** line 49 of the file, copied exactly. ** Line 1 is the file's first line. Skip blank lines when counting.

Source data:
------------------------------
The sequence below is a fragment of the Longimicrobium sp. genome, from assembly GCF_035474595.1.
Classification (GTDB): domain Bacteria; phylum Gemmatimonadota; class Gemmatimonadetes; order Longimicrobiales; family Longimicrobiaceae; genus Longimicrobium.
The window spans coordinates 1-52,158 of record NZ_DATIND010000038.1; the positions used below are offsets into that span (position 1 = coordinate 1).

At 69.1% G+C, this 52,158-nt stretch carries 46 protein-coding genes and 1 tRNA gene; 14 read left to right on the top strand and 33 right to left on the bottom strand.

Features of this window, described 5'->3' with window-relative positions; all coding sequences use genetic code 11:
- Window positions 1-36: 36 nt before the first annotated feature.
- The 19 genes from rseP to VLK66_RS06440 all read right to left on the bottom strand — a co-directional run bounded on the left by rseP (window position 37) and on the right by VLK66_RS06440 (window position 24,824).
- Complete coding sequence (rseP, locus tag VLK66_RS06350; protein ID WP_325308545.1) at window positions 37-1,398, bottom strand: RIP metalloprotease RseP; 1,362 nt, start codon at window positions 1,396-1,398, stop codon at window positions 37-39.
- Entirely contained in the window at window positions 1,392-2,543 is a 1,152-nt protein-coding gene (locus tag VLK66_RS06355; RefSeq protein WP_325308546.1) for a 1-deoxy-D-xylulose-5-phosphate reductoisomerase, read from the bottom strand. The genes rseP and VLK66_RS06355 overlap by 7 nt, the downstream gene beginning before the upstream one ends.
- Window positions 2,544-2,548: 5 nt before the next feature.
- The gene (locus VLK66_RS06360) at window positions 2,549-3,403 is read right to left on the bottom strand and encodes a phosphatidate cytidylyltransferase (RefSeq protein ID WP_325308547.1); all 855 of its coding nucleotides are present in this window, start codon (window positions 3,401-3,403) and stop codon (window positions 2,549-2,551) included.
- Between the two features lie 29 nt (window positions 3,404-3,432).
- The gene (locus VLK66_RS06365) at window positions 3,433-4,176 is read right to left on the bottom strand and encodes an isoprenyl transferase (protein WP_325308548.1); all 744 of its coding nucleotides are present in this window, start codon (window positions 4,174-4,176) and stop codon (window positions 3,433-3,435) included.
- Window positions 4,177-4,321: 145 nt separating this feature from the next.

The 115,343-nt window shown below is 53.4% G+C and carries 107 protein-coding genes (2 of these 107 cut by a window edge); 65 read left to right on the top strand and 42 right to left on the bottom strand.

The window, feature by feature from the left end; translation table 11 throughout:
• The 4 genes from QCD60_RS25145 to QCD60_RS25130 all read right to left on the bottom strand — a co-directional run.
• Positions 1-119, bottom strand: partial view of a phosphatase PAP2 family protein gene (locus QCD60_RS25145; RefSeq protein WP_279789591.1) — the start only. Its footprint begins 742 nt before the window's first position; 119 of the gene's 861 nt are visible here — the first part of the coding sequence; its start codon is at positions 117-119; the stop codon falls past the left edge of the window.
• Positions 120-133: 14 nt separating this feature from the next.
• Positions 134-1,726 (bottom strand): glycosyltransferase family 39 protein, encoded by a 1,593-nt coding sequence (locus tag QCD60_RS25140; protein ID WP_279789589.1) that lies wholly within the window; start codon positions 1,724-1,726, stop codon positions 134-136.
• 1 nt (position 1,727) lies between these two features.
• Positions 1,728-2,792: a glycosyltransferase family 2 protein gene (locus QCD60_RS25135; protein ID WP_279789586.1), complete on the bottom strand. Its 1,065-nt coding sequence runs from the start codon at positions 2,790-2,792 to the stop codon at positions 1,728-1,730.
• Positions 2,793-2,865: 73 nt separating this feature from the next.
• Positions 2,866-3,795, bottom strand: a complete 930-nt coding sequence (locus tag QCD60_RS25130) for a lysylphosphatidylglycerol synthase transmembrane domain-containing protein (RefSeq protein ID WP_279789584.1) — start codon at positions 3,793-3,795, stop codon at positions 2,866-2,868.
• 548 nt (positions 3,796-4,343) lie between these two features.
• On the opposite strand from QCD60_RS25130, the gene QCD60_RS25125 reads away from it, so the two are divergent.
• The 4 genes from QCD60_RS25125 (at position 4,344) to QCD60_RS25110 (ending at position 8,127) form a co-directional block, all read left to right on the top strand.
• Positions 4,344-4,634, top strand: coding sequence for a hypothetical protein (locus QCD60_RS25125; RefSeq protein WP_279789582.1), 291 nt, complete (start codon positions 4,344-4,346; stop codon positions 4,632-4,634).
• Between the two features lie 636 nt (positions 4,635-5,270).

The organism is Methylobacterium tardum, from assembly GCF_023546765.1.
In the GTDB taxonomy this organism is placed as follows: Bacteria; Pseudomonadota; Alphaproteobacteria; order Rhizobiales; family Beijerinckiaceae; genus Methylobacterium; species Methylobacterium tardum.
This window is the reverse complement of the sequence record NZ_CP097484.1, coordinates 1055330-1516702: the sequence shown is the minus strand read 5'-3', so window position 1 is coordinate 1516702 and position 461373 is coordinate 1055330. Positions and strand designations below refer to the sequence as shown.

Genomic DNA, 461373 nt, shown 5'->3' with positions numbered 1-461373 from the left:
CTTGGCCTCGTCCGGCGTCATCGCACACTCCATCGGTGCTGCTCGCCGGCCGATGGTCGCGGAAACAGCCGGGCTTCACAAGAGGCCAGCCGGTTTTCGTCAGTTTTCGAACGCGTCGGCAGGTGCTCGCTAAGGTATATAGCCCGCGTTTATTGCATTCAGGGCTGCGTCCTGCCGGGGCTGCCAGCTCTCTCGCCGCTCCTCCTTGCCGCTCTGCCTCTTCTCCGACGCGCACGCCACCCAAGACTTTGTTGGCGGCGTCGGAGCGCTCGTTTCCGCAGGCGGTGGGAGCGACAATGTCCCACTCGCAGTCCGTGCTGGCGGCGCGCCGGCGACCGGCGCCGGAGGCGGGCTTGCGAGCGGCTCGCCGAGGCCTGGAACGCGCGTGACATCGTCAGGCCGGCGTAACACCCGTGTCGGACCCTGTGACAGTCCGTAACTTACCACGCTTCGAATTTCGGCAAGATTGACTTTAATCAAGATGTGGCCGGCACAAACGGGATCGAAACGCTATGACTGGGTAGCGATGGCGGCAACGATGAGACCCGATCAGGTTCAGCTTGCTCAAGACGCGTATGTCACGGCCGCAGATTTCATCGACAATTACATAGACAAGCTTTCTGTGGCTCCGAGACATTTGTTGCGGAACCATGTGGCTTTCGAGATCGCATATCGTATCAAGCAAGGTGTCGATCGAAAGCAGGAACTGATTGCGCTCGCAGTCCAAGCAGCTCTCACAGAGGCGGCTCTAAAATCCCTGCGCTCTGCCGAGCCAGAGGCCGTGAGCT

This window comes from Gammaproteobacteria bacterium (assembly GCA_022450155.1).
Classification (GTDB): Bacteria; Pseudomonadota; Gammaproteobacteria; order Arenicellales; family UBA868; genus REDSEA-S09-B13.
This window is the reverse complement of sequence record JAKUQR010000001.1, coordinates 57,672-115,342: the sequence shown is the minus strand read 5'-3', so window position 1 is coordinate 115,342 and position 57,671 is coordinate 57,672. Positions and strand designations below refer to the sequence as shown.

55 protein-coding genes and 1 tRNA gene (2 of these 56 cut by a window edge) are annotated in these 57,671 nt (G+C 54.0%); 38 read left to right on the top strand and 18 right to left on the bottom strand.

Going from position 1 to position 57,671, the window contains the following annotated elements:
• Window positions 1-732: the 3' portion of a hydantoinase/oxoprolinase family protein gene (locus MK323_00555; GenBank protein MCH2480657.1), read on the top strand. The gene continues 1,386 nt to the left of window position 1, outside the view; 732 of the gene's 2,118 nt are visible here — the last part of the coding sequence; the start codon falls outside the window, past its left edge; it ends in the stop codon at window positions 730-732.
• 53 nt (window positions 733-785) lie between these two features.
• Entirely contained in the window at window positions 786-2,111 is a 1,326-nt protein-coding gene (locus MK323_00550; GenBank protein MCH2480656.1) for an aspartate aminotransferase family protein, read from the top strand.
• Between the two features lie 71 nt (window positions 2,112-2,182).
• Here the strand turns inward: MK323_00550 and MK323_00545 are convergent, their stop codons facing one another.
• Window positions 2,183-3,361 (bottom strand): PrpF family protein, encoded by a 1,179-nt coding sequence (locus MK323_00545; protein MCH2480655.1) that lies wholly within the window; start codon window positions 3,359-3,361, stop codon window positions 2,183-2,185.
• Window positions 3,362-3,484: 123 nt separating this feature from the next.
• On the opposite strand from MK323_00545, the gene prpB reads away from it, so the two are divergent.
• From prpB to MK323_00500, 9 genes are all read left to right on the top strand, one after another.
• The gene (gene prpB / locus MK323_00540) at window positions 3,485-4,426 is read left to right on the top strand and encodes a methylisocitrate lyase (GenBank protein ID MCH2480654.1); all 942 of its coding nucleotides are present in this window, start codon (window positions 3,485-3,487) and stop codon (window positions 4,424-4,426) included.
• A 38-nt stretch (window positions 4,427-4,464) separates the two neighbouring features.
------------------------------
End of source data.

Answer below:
• The gene (gene prpB / locus MK323_00540) at window positions 3,485-4,426 is read left to right on the top strand and encodes a methylisocitrate lyase (GenBank protein ID MCH2480654.1); all 942 of its coding nucleotides are present in this window, start codon (window positions 3,485-3,487) and stop codon (window positions 4,424-4,426) included.